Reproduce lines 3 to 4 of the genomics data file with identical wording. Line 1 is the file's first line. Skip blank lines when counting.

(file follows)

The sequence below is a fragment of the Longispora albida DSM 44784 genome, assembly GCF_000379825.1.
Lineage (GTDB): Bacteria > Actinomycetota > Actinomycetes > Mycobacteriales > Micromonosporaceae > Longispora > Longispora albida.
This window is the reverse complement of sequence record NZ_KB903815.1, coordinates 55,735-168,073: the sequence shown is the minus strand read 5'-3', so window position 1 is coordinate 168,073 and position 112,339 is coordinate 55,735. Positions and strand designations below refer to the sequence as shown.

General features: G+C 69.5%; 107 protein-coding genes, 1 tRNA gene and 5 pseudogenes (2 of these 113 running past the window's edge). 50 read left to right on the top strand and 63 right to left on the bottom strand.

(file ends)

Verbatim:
This window is the reverse complement of sequence record NZ_KB903815.1, coordinates 55,735-168,073: the sequence shown is the minus strand read 5'-3', so window position 1 is coordinate 168,073 and position 112,339 is coordinate 55,735. Positions and strand designations below refer to the sequence as shown.

General features: G+C 69.5%; 107 protein-coding genes, 1 tRNA gene and 5 pseudogenes (2 of these 113 running past the window's edge). 50 read left to right on the top strand and 63 right to left on the bottom strand.